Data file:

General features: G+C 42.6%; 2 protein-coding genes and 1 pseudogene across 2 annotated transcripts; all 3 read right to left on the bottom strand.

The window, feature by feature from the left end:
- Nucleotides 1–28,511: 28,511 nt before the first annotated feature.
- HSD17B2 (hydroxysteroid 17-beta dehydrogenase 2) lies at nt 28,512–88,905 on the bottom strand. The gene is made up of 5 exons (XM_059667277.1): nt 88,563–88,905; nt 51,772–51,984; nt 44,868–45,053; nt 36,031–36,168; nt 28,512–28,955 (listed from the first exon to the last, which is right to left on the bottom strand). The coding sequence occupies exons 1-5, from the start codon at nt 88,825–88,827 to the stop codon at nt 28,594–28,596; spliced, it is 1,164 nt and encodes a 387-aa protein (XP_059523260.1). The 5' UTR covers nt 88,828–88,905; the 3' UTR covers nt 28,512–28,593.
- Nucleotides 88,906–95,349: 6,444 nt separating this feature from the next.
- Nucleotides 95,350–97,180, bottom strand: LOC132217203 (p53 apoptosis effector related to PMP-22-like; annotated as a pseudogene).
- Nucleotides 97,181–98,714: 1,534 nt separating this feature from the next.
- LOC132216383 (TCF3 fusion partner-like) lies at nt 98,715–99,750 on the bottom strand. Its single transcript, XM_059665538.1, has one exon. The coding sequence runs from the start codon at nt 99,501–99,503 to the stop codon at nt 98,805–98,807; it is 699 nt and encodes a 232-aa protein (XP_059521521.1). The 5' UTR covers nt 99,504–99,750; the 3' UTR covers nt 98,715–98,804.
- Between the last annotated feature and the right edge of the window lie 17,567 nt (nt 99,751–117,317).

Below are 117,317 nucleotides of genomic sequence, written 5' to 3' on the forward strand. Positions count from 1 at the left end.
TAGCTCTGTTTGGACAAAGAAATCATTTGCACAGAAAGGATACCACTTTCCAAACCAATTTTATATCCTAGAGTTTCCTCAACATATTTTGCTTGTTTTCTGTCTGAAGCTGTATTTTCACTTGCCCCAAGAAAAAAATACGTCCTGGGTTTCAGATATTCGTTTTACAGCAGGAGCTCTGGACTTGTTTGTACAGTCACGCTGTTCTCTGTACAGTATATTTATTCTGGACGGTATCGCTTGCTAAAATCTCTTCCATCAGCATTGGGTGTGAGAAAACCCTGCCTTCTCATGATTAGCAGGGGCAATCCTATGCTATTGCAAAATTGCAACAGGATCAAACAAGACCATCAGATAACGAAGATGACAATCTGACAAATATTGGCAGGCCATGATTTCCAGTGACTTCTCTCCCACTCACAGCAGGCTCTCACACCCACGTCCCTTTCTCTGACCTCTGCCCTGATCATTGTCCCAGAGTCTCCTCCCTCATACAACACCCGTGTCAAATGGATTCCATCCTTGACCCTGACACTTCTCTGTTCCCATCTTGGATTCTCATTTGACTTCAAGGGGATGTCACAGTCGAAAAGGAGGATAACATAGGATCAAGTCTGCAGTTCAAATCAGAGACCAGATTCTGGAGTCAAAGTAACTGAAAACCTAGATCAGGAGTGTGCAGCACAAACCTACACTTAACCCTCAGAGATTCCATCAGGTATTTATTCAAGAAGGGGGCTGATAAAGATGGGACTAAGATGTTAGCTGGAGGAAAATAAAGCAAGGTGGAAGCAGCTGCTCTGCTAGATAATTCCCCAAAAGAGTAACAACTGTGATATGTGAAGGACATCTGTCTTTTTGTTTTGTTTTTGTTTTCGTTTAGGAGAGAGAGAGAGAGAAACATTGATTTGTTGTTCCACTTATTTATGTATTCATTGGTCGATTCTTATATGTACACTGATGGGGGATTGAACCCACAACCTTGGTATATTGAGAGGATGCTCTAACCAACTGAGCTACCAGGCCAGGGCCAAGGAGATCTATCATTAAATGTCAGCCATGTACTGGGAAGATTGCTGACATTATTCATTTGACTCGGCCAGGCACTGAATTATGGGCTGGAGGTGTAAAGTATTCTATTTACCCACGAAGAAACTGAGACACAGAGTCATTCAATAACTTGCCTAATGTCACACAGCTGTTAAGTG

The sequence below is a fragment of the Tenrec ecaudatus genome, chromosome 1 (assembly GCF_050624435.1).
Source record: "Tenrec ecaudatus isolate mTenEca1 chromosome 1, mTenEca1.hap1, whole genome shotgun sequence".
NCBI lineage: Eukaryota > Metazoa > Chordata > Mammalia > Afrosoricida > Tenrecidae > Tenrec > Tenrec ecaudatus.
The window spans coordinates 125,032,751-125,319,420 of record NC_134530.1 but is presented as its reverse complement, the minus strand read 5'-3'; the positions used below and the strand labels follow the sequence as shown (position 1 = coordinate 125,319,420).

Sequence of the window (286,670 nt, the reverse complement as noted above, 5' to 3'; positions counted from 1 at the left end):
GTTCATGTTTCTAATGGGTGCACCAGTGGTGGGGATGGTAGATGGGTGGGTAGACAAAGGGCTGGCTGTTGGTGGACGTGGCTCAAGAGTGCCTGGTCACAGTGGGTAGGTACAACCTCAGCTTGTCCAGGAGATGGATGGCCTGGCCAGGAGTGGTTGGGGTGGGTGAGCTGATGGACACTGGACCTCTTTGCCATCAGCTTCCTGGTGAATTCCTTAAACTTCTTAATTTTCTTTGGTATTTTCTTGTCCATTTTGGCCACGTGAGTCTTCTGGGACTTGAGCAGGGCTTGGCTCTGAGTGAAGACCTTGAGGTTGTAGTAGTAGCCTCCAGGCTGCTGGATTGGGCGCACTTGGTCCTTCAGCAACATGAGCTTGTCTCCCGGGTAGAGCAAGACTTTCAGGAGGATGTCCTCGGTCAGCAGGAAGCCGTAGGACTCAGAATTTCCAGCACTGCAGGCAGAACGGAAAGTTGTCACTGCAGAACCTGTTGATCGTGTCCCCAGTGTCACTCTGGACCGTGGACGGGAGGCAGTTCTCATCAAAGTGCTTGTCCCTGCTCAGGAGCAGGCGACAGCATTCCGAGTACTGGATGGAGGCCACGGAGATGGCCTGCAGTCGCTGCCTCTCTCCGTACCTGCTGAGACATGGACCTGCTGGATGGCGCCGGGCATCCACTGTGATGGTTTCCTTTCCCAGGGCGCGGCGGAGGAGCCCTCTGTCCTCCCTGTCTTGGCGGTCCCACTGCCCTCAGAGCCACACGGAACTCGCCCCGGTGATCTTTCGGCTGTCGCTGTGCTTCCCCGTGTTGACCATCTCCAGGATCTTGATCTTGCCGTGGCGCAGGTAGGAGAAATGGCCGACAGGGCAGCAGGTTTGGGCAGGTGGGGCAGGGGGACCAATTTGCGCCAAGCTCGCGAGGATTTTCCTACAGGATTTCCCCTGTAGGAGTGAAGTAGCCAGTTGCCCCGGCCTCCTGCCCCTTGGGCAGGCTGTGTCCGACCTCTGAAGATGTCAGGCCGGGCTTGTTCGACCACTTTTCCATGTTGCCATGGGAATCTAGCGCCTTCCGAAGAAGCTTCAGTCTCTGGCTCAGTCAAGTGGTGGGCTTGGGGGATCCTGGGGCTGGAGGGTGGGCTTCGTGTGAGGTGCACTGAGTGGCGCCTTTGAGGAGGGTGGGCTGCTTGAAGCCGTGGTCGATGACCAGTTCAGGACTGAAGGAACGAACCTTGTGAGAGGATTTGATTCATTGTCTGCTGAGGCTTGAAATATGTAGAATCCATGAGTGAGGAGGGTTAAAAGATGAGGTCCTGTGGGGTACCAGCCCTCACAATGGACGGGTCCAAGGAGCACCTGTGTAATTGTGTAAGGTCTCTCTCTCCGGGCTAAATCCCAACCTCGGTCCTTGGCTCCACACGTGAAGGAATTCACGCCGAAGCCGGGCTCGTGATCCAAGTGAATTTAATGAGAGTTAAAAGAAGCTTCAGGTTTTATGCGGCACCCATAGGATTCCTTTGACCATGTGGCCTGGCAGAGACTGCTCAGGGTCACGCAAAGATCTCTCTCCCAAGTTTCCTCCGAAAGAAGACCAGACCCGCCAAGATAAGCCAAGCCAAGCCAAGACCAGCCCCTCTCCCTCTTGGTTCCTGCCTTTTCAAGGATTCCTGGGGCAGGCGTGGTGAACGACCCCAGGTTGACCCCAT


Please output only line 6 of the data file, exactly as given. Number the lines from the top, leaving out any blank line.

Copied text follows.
- Nucleotides 95,350–97,180, bottom strand: LOC132217203 (p53 apoptosis effector related to PMP-22-like; annotated as a pseudogene).